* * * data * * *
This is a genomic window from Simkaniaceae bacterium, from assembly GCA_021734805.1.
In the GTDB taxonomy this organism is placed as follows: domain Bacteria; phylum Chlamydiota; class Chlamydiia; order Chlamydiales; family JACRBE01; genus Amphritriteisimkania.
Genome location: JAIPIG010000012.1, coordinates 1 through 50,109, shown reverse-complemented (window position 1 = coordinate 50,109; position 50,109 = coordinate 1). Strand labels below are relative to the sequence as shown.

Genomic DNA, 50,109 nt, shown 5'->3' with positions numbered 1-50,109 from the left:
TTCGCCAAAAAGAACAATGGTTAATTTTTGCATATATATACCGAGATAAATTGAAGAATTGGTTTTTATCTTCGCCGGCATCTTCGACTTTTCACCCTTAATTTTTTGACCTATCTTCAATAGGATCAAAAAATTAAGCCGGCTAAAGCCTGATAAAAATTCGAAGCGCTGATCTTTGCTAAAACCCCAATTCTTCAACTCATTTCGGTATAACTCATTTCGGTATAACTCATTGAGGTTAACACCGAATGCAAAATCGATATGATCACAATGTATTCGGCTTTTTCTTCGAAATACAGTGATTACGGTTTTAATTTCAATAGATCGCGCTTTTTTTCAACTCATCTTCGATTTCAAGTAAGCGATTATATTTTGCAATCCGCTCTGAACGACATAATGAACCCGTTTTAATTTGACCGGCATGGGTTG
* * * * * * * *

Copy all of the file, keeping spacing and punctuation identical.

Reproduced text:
This is a genomic window from Simkaniaceae bacterium, from assembly GCA_021734805.1.
In the GTDB taxonomy this organism is placed as follows: domain Bacteria; phylum Chlamydiota; class Chlamydiia; order Chlamydiales; family JACRBE01; genus Amphritriteisimkania.
Genome location: JAIPIG010000012.1, coordinates 1 through 50,109, shown reverse-complemented (window position 1 = coordinate 50,109; position 50,109 = coordinate 1). Strand labels below are relative to the sequence as shown.

Genomic DNA, 50,109 nt, shown 5'->3' with positions numbered 1-50,109 from the left:
TTCGCCAAAAAGAACAATGGTTAATTTTTGCATATATATACCGAGATAAATTGAAGAATTGGTTTTTATCTTCGCCGGCATCTTCGACTTTTCACCCTTAATTTTTTGACCTATCTTCAATAGGATCAAAAAATTAAGCCGGCTAAAGCCTGATAAAAATTCGAAGCGCTGATCTTTGCTAAAACCCCAATTCTTCAACTCATTTCGGTATAACTCATTTCGGTATAACTCATTGAGGTTAACACCGAATGCAAAATCGATATGATCACAATGTATTCGGCTTTTTCTTCGAAATACAGTGATTACGGTTTTAATTTCAATAGATCGCGCTTTTTTTCAACTCATCTTCGATTTCAAGTAAGCGATTATATTTTGCAATCCGCTCTGAACGACATAATGAACCCGTTTTAATTTGACCGGCATGGGTTG